Unless you think weed should be illegal until the age of 25, you might want to take the Government of Canada's new survey.
Snappily titled "Toward the legalization, regulation and restriction of access to marijuana," the questionnaire is about as exciting to fill out as the census—but, like the census, it's actually pretty important. That's because its findings will inform the marijuana legalization task force, which will advise the federal government on how weed should be regulated.
The questions are accompanied by a dry-as-week-old cow turd discussion paper that hints at how legalization could play out (if you actually have the attention span to read it). For example, weed could be illegal to sell to people who are aged 24 and younger.
"Health protection—particularly for children and youth—demands that marijuana purchase and possession be subject to age restrictions. The science indicates that risks from marijuana usage are elevated until the brain fully matures (i.e., when someone reaches about age 25)," reads the discussion; it then asks Canadians what they think about having a minimum age for purchasing and possessing marijuana and whether that age should be consistent across the country or left up to the provinces (similar to booze).
The government also wants feedback on the highly contentious issue of a distribution model, listing three primary options: keep the current mail order only scheme in place (based on Health Canada's medical program); allow some dispensaries to open up "to provide an alternative to the current illegal sellers that exist in certain Canadian cities"; or allow provinces to decide what works for them on an individual basis. It noted, however, that selling weed at liquor stores, which is what some provincial leaders want, is not allowed in Colorado and Washington "in recognition of the more serious impairment that results when alcohol and marijuana use are combined." We assume they are talking about the spins.
Another idea it seems the feds are debating is whether or not to allow public consumption of marijuana. According to the survey, one option is to only allow people to smoke or vape in their own homes—something that could work out pretty badly for those who have small kids or live in public housing or on school campuses.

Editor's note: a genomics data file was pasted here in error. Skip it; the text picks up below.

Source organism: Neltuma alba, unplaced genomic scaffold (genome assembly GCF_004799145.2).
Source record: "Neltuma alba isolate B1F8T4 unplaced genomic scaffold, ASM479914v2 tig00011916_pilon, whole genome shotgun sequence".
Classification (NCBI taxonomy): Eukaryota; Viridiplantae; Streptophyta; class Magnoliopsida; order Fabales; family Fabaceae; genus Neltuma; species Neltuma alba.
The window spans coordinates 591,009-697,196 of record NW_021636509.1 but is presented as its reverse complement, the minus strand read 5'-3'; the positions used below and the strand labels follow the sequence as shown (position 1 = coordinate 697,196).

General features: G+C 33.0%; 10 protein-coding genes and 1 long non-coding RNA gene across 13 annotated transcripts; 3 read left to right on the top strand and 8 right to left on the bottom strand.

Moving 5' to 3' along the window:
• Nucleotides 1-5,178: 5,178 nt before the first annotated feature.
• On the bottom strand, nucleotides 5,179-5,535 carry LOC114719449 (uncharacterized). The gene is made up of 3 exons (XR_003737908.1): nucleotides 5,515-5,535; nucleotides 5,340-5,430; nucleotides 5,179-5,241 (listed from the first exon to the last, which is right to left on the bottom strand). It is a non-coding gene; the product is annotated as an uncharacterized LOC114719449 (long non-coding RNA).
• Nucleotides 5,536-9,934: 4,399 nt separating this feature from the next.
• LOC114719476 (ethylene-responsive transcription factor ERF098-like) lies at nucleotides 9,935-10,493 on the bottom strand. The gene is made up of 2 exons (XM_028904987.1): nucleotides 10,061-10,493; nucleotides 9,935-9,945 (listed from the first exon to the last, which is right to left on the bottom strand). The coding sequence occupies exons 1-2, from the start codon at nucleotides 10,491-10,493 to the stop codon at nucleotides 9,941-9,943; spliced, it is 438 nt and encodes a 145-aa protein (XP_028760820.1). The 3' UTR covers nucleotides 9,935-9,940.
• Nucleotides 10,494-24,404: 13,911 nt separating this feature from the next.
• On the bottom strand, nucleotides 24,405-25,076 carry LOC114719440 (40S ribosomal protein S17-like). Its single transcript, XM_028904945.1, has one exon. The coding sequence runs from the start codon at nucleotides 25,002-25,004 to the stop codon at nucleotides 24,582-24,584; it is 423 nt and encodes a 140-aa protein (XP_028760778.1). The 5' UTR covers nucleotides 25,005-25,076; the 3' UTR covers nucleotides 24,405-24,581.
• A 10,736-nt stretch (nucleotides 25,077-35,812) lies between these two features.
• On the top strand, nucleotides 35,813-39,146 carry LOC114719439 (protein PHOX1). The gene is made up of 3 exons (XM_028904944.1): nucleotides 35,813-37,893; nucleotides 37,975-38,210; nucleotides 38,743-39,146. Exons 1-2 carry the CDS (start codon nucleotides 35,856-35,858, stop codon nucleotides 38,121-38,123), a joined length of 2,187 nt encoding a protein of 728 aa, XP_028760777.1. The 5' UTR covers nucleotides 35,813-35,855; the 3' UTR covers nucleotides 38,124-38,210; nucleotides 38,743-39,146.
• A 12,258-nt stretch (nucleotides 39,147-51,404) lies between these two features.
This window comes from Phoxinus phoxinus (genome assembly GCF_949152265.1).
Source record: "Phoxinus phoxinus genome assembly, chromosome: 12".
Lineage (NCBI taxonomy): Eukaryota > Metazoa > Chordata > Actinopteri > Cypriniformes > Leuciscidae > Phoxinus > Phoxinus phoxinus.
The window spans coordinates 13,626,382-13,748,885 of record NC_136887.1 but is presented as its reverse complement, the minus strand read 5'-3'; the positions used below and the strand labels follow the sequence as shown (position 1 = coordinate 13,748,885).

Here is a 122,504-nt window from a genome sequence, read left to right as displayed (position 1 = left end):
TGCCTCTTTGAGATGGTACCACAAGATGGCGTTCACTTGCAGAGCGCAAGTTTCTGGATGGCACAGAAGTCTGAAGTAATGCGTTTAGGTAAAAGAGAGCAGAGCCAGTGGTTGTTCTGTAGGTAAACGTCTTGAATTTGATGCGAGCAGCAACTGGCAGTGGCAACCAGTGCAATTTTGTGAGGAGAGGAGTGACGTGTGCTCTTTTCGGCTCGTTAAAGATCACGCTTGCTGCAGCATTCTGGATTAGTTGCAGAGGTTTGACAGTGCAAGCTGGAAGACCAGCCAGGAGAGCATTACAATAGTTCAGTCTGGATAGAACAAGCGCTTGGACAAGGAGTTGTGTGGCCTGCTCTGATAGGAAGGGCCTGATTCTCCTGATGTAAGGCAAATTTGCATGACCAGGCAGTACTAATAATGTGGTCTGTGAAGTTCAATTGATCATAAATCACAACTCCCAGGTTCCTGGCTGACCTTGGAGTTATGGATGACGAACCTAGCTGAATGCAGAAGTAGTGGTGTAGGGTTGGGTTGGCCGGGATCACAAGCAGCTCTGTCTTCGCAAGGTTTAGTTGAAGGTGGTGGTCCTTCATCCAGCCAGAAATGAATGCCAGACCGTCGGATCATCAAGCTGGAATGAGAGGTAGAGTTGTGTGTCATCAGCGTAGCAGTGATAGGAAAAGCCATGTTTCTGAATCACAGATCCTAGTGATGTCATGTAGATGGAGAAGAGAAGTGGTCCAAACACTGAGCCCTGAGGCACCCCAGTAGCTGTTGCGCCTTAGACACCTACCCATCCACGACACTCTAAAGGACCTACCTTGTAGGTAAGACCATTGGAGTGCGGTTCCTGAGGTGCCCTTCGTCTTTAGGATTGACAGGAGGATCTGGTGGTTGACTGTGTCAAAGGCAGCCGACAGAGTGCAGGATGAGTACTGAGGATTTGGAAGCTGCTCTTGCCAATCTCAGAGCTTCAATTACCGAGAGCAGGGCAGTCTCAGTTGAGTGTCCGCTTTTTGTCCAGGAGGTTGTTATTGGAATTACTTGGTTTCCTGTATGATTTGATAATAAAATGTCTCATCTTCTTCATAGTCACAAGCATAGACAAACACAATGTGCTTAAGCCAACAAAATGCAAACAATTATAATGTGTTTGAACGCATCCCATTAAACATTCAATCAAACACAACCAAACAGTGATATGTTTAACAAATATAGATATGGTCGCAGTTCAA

"However, the system may need to be pragmatic to respond to the demand for venues to consume marijuana outside the home in order to avoid proliferation of consumption in all public spaces," it reads. "Consideration could be given to identifying—and strictly limiting and controlling—allowable sites for use by adults."
In Ontario, the vapour lounge community is currently fighting back against a provincial bill that makes those venues illegal.
In what I'll chalk up to a refreshing "twist" in a document this dull, the survey acknowledges that the current administrative and social harms of enforcing prohibition laws "are onerous and need to be balanced with other safety priorities." Then it asks for suggestions on how to strengthen laws in order to shut down organized crime and punish those who choose to traffic weed outside of the new scheme.
While I realize I have spent a large chunk of this article rolling my eyes about this survey, I'll stress again that it's probably pretty crucial for a diverse mix of people to make their views on weed known while legalization develops. (Look what happened when young people in the UK recently allowed their older counterparts to do the decision making.)
So just get it done and then take one of BuzzFeed's "Which Sex and the City Character Are You?" quizzes as a palette cleanser. (Spoiler alert: you're a Miranda.)
Follow Manisha Krishnan on Twitter.